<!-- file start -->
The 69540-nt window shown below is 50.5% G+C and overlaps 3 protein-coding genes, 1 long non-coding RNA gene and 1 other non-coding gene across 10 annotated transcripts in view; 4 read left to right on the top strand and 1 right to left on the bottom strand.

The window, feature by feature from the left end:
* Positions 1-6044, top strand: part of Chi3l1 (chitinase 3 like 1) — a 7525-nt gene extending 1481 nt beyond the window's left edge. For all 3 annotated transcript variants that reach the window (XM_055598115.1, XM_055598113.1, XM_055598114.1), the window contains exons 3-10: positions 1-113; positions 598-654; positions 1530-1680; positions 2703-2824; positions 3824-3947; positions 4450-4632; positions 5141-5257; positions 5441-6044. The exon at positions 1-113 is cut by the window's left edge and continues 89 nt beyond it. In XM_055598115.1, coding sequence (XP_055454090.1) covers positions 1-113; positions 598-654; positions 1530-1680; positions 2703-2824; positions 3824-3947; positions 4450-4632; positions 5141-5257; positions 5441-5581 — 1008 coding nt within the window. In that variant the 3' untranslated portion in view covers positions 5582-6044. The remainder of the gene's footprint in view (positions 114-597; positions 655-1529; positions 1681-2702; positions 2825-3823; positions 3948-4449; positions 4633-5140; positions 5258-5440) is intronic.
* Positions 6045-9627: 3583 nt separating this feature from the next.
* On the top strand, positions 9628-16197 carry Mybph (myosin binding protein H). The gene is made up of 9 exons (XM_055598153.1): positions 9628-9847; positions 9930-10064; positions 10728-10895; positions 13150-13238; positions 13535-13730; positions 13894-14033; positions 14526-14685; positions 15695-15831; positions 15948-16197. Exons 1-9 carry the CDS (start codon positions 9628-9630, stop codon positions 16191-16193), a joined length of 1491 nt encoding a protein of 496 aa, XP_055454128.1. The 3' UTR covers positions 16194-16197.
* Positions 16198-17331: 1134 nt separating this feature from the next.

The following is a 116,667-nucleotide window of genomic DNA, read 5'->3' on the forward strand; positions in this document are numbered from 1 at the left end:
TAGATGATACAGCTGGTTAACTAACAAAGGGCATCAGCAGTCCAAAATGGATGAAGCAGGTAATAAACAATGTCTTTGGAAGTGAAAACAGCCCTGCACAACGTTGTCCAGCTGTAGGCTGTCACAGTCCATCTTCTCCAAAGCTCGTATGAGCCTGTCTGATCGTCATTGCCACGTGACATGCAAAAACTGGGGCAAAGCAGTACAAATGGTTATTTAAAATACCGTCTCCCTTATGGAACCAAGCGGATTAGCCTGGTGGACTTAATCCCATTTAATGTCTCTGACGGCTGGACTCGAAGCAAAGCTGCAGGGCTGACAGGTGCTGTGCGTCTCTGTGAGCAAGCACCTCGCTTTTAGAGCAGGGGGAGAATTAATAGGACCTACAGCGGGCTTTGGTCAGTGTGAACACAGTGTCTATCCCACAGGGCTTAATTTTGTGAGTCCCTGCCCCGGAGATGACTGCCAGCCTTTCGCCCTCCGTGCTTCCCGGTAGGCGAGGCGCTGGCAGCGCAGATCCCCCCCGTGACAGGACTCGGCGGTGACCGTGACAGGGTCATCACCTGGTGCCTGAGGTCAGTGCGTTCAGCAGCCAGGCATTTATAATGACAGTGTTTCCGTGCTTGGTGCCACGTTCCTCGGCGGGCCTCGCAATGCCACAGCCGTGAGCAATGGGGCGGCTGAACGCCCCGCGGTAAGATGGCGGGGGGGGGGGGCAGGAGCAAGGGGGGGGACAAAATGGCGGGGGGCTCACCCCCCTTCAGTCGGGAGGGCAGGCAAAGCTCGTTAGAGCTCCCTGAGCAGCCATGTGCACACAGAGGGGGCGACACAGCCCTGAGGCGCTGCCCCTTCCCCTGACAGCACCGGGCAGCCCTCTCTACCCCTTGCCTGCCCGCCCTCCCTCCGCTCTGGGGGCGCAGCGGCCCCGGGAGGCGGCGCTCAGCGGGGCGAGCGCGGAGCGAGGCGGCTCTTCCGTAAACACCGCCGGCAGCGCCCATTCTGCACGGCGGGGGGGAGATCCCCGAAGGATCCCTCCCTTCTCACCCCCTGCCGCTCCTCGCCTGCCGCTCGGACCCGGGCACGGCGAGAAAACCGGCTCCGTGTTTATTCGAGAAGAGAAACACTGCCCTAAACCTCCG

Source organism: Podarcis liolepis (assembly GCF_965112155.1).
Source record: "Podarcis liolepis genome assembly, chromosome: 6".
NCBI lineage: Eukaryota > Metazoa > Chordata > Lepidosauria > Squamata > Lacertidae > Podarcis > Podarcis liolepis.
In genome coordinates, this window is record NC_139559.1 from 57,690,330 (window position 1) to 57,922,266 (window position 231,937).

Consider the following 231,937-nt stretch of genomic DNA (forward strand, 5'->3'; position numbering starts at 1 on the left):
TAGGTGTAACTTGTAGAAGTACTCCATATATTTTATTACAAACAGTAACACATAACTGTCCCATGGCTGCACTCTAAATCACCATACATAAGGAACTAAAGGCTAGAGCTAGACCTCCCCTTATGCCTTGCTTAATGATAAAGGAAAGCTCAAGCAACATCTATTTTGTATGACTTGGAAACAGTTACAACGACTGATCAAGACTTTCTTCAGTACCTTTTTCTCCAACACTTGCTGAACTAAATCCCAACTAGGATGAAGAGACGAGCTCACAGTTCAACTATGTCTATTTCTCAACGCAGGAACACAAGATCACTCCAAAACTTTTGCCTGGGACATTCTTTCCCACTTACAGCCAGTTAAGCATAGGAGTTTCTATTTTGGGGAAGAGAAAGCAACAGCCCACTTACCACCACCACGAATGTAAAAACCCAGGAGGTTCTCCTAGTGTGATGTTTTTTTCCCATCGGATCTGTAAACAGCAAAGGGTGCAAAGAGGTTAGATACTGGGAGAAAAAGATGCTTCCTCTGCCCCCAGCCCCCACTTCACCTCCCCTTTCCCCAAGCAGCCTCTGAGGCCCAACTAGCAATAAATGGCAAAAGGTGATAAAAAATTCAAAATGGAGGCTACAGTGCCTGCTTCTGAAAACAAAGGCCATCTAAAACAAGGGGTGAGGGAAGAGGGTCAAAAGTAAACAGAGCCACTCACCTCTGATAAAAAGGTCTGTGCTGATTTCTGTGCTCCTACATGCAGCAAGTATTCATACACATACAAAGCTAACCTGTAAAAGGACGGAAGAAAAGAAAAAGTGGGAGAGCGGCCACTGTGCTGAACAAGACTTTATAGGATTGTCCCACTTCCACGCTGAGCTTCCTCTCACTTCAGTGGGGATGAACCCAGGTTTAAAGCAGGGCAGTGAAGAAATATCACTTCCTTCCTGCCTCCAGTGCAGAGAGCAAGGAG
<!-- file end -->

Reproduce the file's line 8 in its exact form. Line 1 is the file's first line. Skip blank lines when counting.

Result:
TAGATGATACAGCTGGTTAACTAACAAAGGGCATCAGCAGTCCAAAATGGATGAAGCAGGTAATAAACAATGTCTTTGGAAGTGAAAACAGCCCTGCACAACGTTGTCCAGCTGTAGGCTGTCACAGTCCATCTTCTCCAAAGCTCGTATGAGCCTGTCTGATCGTCATTGCCACGTGACATGCAAAAACTGGGGCAAAGCAGTACAAATGGTTATTTAAAATACCGTCTCCCTTATGGAACCAAGCGGATTAGCCTGGTGGACTTAATCCCATTTAATGTCTCTGACGGCTGGACTCGAAGCAAAGCTGCAGGGCTGACAGGTGCTGTGCGTCTCTGTGAGCAAGCACCTCGCTTTTAGAGCAGGGGGAGAATTAATAGGACCTACAGCGGGCTTTGGTCAGTGTGAACACAGTGTCTATCCCACAGGGCTTAATTTTGTGAGTCCCTGCCCCGGAGATGACTGCCAGCCTTTCGCCCTCCGTGCTTCCCGGTAGGCGAGGCGCTGGCAGCGCAGATCCCCCCCGTGACAGGACTCGGCGGTGACCGTGACAGGGTCATCACCTGGTGCCTGAGGTCAGTGCGTTCAGCAGCCAGGCATTTATAATGACAGTGTTTCCGTGCTTGGTGCCACGTTCCTCGGCGGGCCTCGCAATGCCACAGCCGTGAGCAATGGGGCGGCTGAACGCCCCGCGGTAAGATGGCGGGGGGGGGGGGCAGGAGCAAGGGGGGGGACAAAATGGCGGGGGGCTCACCCCCCTTCAGTCGGGAGGGCAGGCAAAGCTCGTTAGAGCTCCCTGAGCAGCCATGTGCACACAGAGGGGGCGACACAGCCCTGAGGCGCTGCCCCTTCCCCTGACAGCACCGGGCAGCCCTCTCTACCCCTTGCCTGCCCGCCCTCCCTCCGCTCTGGGGGCGCAGCGGCCCCGGGAGGCGGCGCTCAGCGGGGCGAGCGCGGAGCGAGGCGGCTCTTCCGTAAACACCGCCGGCAGCGCCCATTCTGCACGGCGGGGGGGAGATCCCCGAAGGATCCCTCCCTTCTCACCCCCTGCCGCTCCTCGCCTGCCGCTCGGACCCGGGCACGGCGAGAAAACCGGCTCCGTGTTTATTCGAGAAGAGAAACACTGCCCTAAACCTCCG